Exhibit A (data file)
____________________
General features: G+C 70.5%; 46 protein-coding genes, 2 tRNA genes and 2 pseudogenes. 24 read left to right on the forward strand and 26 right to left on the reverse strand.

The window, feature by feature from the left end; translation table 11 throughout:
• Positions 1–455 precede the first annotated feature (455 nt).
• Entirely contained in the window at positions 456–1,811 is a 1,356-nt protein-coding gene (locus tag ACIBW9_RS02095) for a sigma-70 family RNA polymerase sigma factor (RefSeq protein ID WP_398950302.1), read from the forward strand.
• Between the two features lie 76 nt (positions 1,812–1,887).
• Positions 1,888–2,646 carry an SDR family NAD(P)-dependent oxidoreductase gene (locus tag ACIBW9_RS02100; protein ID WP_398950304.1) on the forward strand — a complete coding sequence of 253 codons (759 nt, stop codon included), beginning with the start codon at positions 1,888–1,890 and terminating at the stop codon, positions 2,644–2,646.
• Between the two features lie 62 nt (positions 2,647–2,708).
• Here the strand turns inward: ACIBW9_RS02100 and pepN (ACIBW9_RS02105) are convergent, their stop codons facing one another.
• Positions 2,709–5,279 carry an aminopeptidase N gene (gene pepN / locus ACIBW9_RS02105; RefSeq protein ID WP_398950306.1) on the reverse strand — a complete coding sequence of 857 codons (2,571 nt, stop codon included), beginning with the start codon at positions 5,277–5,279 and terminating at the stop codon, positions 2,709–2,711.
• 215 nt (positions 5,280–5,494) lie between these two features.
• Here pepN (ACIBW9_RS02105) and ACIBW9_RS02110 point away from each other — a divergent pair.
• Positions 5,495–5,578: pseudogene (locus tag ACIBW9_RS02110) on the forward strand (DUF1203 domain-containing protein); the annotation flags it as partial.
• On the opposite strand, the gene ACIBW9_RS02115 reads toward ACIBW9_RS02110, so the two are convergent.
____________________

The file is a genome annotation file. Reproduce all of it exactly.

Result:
General features: G+C 70.5%; 46 protein-coding genes, 2 tRNA genes and 2 pseudogenes. 24 read left to right on the forward strand and 26 right to left on the reverse strand.

The window, feature by feature from the left end; translation table 11 throughout:
• Positions 1–455 precede the first annotated feature (455 nt).
• Entirely contained in the window at positions 456–1,811 is a 1,356-nt protein-coding gene (locus tag ACIBW9_RS02095) for a sigma-70 family RNA polymerase sigma factor (RefSeq protein ID WP_398950302.1), read from the forward strand.
• Between the two features lie 76 nt (positions 1,812–1,887).
• Positions 1,888–2,646 carry an SDR family NAD(P)-dependent oxidoreductase gene (locus tag ACIBW9_RS02100; protein ID WP_398950304.1) on the forward strand — a complete coding sequence of 253 codons (759 nt, stop codon included), beginning with the start codon at positions 1,888–1,890 and terminating at the stop codon, positions 2,644–2,646.
• Between the two features lie 62 nt (positions 2,647–2,708).
• Here the strand turns inward: ACIBW9_RS02100 and pepN (ACIBW9_RS02105) are convergent, their stop codons facing one another.
• Positions 2,709–5,279 carry an aminopeptidase N gene (gene pepN / locus ACIBW9_RS02105; RefSeq protein ID WP_398950306.1) on the reverse strand — a complete coding sequence of 857 codons (2,571 nt, stop codon included), beginning with the start codon at positions 5,277–5,279 and terminating at the stop codon, positions 2,709–2,711.
• 215 nt (positions 5,280–5,494) lie between these two features.
• Here pepN (ACIBW9_RS02105) and ACIBW9_RS02110 point away from each other — a divergent pair.
• Positions 5,495–5,578: pseudogene (locus tag ACIBW9_RS02110) on the forward strand (DUF1203 domain-containing protein); the annotation flags it as partial.
• On the opposite strand, the gene ACIBW9_RS02115 reads toward ACIBW9_RS02110, so the two are convergent.